When the vault arrived early in September, we dug up the fire-access road alongside the basins and prepared the way for its preassembled circulation, filtration and control systems.  In just 11 days, we removed the road surface, excavated the space for the vault, craned it into position, made all of the connections needed to drive the system – then buried everything and returned the road to operational status.  

By this time, the sculpture had arrived as 15 big pieces that were to be assembled and polished on site.  As soon as the plinth was ready, we tented the work area and did what we could to conceal our activity from curious eyes.  (We also did this because we didn’t want to have to deal with the heat that would be generated if the late-summer sun grazed the mirror’s surface.)

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Tenting the sculpture served two purposes:  It helped preserve the element of surprise we’d tried to maintain from the start of the project, but it also protected those working on preparing and polishing the mirror from being injured by the heat energy collected by the mirror’s concave surface and focused as an uncomfortably warm beam of light.  To keep things workably cool in a Texas summer, the entire structure was air-conditioned.

 

Simultaneously, we applied the various finishes to the pools.  The top basin was to flow over on all four sides into the large bottom basin.  The large basin’s water rolled over all four sides, too, but into a grated trough system that embraced three of the sides and moved the water by gravity to a basin hidden beneath the fourth.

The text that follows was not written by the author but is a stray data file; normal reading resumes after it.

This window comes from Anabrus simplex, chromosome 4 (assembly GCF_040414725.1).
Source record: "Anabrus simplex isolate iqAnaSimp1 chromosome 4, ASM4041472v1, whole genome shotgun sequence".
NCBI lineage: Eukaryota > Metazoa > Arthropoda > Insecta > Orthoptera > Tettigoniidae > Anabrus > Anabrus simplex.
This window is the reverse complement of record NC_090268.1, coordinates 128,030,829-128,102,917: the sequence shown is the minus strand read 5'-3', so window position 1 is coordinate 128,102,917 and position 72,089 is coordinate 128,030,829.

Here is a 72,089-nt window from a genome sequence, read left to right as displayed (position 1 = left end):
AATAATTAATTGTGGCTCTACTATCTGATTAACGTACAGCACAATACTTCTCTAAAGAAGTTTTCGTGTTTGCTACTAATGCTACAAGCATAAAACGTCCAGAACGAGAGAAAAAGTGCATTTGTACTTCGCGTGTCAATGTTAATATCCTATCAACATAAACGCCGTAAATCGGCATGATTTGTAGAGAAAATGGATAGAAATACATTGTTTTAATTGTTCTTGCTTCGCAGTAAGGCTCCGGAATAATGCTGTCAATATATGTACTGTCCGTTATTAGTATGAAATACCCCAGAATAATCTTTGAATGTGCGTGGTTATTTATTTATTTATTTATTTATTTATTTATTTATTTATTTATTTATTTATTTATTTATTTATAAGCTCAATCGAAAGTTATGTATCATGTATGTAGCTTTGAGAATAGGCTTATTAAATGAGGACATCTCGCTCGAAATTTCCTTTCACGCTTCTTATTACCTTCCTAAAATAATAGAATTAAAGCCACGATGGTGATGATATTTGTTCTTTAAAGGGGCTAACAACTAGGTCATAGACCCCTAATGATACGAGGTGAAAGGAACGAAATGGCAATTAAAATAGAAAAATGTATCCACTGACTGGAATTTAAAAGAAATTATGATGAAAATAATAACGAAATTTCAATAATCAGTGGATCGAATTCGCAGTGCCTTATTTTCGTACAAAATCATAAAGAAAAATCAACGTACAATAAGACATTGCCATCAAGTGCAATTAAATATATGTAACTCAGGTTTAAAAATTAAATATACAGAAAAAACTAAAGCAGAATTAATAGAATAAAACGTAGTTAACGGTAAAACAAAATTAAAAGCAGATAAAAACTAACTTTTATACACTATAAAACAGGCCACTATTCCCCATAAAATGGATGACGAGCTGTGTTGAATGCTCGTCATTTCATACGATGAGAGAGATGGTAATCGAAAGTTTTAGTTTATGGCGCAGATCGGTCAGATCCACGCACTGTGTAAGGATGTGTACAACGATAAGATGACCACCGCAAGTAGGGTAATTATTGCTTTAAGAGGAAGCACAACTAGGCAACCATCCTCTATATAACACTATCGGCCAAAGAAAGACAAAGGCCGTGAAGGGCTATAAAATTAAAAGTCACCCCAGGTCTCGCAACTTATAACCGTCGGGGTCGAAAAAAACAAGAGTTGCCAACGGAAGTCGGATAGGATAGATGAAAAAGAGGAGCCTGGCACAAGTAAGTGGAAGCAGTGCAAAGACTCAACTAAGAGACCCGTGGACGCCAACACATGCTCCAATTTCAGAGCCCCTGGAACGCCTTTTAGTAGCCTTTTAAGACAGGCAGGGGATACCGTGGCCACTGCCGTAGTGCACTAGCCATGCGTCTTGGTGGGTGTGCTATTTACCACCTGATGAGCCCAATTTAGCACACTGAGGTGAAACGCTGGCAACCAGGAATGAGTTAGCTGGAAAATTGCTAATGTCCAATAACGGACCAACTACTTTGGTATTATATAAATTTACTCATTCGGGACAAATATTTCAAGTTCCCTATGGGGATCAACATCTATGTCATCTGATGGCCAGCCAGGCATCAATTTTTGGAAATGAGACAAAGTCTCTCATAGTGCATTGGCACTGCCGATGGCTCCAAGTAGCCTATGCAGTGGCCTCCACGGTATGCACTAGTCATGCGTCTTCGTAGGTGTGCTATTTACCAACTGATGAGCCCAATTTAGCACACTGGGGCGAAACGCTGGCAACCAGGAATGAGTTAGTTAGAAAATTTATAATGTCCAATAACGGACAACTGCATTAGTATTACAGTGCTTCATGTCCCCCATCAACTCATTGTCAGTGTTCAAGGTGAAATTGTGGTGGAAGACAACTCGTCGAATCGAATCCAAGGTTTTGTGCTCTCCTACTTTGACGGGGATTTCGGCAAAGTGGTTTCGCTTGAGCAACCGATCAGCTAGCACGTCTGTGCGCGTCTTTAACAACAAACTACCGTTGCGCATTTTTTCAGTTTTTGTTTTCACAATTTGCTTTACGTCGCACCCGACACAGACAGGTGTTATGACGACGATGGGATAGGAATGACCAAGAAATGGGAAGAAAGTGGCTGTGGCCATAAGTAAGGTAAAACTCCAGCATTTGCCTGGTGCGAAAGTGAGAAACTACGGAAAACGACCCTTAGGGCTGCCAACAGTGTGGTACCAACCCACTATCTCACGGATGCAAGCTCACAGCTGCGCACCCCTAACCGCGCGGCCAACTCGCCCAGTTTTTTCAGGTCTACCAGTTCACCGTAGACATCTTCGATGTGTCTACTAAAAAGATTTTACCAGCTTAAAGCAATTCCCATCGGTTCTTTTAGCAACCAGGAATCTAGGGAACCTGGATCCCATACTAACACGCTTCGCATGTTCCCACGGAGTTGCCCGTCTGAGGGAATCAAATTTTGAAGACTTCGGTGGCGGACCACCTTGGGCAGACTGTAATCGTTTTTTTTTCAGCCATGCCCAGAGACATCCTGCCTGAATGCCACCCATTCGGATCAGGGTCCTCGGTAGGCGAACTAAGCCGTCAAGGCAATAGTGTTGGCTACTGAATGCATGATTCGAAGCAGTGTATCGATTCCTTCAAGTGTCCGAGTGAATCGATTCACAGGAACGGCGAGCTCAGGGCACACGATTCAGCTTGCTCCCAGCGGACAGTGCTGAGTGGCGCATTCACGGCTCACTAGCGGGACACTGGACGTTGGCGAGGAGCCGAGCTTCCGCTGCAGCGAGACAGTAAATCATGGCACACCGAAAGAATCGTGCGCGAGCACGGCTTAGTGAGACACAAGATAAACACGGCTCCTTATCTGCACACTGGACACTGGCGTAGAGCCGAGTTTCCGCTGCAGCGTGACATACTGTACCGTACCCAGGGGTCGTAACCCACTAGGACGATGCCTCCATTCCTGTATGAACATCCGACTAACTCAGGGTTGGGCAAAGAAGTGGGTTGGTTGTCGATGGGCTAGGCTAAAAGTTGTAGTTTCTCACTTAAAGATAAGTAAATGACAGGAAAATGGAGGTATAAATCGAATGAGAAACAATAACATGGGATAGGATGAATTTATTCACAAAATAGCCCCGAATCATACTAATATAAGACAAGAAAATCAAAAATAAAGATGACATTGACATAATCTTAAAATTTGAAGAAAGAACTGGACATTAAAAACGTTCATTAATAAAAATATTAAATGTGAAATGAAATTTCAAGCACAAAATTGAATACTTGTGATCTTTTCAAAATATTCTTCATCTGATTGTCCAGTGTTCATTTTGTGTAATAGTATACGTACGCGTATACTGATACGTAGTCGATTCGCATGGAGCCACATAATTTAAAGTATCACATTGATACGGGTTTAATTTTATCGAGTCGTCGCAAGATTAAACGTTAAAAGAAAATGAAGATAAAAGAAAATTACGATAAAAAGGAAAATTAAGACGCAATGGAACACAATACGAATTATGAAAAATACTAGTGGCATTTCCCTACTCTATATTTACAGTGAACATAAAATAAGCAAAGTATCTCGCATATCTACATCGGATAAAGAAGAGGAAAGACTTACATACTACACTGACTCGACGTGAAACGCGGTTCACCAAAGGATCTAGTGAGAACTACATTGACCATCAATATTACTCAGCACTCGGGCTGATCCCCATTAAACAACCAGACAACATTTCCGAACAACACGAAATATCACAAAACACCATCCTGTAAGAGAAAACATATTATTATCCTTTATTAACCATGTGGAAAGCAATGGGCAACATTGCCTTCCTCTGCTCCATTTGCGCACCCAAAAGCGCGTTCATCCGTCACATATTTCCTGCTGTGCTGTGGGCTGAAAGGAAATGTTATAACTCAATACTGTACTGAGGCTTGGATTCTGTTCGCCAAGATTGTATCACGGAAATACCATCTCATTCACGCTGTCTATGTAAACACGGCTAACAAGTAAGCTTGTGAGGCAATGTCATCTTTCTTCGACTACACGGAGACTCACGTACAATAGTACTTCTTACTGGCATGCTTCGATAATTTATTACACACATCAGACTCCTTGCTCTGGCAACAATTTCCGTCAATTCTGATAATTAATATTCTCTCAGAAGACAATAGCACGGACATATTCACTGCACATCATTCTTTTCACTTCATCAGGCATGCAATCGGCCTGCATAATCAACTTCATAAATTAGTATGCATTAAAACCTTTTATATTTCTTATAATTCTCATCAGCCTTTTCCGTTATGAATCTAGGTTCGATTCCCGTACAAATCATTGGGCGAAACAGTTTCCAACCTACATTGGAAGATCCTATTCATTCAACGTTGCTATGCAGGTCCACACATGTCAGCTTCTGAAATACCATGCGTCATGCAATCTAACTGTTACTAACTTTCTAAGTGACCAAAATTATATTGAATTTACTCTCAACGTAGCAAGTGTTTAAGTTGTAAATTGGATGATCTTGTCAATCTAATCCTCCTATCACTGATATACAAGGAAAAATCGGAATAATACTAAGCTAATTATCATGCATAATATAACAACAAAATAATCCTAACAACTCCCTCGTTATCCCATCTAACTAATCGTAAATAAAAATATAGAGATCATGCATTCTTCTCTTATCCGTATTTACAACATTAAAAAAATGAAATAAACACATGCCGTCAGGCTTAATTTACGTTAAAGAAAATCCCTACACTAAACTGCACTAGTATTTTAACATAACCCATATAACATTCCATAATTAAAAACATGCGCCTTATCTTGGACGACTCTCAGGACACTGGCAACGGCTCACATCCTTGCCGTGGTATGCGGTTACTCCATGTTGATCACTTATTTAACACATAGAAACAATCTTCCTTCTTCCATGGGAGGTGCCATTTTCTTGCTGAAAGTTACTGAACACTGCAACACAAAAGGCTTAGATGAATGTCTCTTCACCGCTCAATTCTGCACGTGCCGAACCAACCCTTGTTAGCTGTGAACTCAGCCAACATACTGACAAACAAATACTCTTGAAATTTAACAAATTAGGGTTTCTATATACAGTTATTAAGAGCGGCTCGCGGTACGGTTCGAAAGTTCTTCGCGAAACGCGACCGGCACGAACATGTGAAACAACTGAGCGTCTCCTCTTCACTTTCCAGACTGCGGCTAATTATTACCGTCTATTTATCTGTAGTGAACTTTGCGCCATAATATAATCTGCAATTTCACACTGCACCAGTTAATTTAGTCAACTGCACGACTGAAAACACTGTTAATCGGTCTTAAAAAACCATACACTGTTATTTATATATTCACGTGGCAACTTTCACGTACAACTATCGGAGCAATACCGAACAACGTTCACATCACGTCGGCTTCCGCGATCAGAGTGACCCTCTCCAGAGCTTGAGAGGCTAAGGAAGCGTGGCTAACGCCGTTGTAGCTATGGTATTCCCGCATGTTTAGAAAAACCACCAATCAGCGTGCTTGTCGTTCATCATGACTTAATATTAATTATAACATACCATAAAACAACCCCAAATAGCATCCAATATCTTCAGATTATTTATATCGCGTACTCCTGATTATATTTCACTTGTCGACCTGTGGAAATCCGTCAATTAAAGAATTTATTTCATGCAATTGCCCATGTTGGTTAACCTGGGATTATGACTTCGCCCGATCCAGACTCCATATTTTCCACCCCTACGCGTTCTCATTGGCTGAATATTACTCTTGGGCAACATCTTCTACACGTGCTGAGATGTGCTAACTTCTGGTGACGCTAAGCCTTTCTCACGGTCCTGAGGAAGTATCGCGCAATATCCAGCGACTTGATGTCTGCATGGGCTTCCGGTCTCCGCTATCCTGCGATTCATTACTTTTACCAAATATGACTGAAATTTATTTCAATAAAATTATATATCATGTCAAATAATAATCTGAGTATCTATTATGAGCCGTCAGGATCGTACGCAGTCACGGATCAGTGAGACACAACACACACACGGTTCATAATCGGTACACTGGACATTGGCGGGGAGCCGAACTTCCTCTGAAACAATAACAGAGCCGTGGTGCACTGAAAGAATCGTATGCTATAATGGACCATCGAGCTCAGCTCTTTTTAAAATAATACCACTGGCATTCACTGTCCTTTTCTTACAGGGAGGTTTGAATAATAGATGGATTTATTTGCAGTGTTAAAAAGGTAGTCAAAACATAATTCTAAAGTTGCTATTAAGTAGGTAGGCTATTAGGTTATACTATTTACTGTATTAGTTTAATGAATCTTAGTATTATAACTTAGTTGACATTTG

We finished all of this work about a week before the unveiling ceremony, which gave us ample time to work with the systems and fine-tune their operation in accordance with the facility managers’ desires.  By the end of that week, the water was crystal clear and moving flawlessly over the edges.

COLLECTIVE EFFORT

Working through a project of this complexity with absolutely no time to spare (or any margin for error) is an ongoing test of organizational flexibility – and a true challenge to the ability of every entity involved to communicate fully and clearly.  We facilitated this on all sides by holding daily meetings at which we dealt with specific goals for that day and the next.

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The drama of the newly defined path to the front of the stadium made all the effort worthwhile, with the composition revealing its nature by stages as you take in the grandeur of its multiple reflections.  As you come close, you see the sky reflected off the sculpture, then see a simulation of the mirror in the water’s smooth surface before you perceive the flow dancing over the edges.  As you walk by, the reflections come back down to earth – and it’s time find your seat!